During the India Pattern's service there were many in the army and within the Ordnance who were aware of the shortcomings of the India Pattern. Hans Busk (1815-1882), the author of The Rifle and How to Use It (1859) commented that the British service musket was:

'..The very clumsiest and worst contrived of any firelock in the world. It required the largest charge of powder and the heaviest ball of any; yet owing to the absence of every scientific principle in its construction, its weight and windage were the greatest, its range the shortest, and its accuracy the least; at the same time it was the most costly of any similar arm in use, either France, Belgium, Prussia or Austria.'

This was somewhat unfair criticism, written some 30 years later with the benefit of hindsight. Test results then and now show that the India Pattern was in fact no worse than many of its foreign competitors and in some cases considerably better. It should also be noted that the quality of British gunpowder was by far the best in Europe and indeed the most widely available. Britain supplied much to its allies on the continent during the Napoleonic wars.

Engagements for the infantry were traditionally at relatively close distances, often the result of closely controlled battlefield management. In 1811 an anonymous soldier of the 71st Regiment of Foot wrote of his experiences of fighting the French at Fuentes de Onõro:

'during our first advance a bayonet went through between my side and clothes, to my knapsack, which stopped its progress. The Frenchman to whom the bayonet belonged fell, pierced by a musket ball from my rear-rank man. Whilst freeing myself from the bayonet, a ball took off part of my right shoulder wing and killed the rear-rank man, who fell upon me. We kept up our fire until long after dark. My shoulder was black as coal from the recoil of my musket; for this day I had fired 107 round of ball cartridge.'

This was not an uncommon account and would have been just as true at Waterloo. If we were to take an average of 80 cartridges fired by about 50,000 allied infantry at Waterloo then the expenditure of ammunition would have amounted to over 4 million cartridges. Although not scientific, it does give a flavour of the ferocity of battle on the 18th June 1815.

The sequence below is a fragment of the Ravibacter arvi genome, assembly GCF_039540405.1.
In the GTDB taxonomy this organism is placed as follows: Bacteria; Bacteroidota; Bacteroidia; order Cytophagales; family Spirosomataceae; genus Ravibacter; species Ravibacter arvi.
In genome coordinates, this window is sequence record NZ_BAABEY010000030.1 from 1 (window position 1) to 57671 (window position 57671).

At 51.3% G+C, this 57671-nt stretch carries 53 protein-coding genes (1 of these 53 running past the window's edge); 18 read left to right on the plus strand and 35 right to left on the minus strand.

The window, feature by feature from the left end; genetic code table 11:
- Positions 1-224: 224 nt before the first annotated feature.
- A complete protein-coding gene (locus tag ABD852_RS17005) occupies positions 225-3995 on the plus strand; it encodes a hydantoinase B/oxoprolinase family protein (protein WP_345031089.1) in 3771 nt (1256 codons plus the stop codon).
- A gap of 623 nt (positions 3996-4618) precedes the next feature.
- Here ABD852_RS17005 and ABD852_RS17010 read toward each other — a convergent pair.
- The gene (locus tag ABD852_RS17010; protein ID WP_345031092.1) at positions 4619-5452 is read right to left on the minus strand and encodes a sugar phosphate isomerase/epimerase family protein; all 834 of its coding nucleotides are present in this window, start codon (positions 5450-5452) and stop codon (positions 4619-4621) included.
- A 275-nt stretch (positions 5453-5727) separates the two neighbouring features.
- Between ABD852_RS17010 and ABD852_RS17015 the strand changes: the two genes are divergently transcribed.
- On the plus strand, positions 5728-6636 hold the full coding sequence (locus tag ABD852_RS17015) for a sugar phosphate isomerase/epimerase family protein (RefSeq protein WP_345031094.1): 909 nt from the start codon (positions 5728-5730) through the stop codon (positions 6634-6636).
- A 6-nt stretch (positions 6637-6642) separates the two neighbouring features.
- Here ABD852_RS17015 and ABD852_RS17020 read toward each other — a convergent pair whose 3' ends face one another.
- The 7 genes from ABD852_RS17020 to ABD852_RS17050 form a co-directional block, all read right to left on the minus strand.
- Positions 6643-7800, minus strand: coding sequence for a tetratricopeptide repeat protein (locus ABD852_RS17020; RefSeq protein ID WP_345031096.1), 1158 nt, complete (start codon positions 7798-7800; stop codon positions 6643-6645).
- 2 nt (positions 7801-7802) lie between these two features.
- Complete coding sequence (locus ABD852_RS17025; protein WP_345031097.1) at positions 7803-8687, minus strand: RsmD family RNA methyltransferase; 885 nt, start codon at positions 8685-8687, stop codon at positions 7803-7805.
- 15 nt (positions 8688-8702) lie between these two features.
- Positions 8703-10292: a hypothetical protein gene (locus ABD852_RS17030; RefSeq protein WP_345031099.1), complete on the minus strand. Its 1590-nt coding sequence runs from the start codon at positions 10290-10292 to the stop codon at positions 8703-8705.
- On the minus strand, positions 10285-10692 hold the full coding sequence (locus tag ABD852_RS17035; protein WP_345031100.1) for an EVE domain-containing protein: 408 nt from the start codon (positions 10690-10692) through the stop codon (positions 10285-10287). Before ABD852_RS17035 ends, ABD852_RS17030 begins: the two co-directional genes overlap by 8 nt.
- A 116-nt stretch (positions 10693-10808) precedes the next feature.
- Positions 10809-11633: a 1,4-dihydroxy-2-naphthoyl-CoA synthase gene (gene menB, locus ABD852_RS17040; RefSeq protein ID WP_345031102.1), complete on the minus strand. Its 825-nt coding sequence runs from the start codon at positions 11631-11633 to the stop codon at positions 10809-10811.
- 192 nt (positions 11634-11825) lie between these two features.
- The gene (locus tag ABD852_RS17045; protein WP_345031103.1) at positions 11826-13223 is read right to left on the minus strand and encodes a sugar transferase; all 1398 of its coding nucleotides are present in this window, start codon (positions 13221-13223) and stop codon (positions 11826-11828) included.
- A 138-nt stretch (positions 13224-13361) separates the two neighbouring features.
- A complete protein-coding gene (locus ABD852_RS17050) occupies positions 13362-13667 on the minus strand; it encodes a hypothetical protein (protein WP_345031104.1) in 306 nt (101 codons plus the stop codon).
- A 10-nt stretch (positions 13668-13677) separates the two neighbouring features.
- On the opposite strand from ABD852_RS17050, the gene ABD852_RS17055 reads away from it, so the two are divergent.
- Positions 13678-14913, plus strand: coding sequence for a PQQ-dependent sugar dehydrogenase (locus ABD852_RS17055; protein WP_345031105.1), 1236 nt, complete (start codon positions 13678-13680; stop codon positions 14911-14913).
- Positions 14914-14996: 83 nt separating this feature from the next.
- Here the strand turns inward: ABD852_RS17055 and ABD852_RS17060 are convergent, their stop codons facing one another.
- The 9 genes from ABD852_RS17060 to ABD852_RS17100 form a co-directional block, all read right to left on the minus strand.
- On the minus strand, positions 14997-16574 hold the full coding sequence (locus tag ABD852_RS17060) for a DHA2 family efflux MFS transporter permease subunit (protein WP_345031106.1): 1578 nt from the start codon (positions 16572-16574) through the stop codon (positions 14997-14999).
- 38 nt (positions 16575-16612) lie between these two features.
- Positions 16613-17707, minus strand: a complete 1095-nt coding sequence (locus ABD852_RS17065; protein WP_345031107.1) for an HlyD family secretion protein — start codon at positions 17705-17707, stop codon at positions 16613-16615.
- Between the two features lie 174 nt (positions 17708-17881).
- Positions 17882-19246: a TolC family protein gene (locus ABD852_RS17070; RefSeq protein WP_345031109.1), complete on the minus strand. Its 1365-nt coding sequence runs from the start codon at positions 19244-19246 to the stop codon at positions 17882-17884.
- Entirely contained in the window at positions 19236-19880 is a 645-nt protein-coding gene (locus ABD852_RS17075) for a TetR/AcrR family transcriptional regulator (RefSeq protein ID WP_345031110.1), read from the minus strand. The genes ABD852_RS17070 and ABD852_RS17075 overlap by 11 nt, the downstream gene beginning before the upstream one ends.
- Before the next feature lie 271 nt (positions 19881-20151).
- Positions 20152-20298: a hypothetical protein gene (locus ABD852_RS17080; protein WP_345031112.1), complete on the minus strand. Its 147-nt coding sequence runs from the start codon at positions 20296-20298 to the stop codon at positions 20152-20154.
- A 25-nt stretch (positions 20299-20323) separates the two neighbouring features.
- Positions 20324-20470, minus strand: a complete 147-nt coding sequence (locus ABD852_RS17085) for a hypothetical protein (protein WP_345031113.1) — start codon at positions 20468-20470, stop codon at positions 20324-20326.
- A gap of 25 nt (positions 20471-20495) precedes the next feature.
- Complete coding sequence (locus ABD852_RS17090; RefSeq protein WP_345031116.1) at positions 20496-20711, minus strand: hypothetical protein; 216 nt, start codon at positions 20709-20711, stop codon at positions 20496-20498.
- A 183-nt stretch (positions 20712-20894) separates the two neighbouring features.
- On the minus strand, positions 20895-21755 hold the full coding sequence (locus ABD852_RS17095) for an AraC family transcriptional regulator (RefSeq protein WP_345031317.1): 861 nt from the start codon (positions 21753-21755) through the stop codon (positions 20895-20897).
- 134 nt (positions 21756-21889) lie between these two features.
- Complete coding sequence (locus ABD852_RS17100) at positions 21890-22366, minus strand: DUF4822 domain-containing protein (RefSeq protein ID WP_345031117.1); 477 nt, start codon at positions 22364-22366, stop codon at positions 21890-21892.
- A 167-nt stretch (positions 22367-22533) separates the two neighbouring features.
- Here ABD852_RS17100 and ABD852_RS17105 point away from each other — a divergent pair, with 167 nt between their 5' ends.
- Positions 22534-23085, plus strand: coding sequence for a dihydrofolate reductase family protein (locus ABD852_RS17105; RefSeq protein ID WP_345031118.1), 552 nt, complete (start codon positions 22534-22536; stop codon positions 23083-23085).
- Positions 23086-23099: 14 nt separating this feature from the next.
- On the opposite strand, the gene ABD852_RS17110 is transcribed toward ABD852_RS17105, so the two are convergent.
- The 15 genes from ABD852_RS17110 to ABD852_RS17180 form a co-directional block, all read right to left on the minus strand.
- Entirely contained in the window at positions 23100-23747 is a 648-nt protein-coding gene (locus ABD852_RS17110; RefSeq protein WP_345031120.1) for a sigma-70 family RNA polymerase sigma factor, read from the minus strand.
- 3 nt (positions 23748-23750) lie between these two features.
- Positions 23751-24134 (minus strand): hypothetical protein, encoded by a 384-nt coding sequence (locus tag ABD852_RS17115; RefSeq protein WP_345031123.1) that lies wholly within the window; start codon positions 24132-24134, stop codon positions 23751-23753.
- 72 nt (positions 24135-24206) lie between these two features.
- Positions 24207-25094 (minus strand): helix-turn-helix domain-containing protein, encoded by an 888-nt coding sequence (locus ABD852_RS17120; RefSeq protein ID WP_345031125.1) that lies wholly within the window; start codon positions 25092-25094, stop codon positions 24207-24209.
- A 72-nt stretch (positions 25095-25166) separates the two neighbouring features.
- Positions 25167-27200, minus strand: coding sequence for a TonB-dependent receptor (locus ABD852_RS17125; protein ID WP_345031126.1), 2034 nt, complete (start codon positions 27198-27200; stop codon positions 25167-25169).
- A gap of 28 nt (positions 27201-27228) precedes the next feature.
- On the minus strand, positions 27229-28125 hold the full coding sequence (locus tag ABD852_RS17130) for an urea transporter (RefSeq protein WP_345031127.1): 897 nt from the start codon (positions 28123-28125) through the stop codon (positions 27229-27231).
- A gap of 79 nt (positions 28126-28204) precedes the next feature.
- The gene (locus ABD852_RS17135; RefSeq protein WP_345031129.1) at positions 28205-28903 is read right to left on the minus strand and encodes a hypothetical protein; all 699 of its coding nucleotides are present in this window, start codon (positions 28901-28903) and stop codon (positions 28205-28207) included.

In terms of performance, tests show that the musket was most accurate at about 50 yards. Analysis of 19 battles between 1750 and 1830 show that the average engagement distance for infantry was 64 yards and that closing fire, when infantry was advancing and firing, was delivered at a mere 30 yards. In terms of rate of fire a British infantryman was expected to manage three rounds a minute when in combat. Effect tests carried out by the East India Company in 1834-5 using a Board of Ordnance India Pattern musket showed that it could penetrate three 1-inch-thick deal planks set 12 inches apart at 60 yards, and then penetrate 1 inch into the third three layer set of planks. This set of results was with the service charge of 6 drams of good quality British powder. When you observe the slow motion footage of a musket ball penetrating a gel block and shattering a simulated bone you can well understand the damage that musket ball wrought on the field of Waterloo.


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edited sequence of the slow motion footage taken of Jonathan Ferguson firing an India Pattern Musket


Barrel length 982 mm (39 in)
Calibre 19 mm (0.75 in)
Country of manufacture Britain
Date entered service 1810
Loading Muzzle-loading
Overall length 1380 mm (54.33 in)
Weight 4.5 kg (9.9 lb)


Mark Murray-Flutter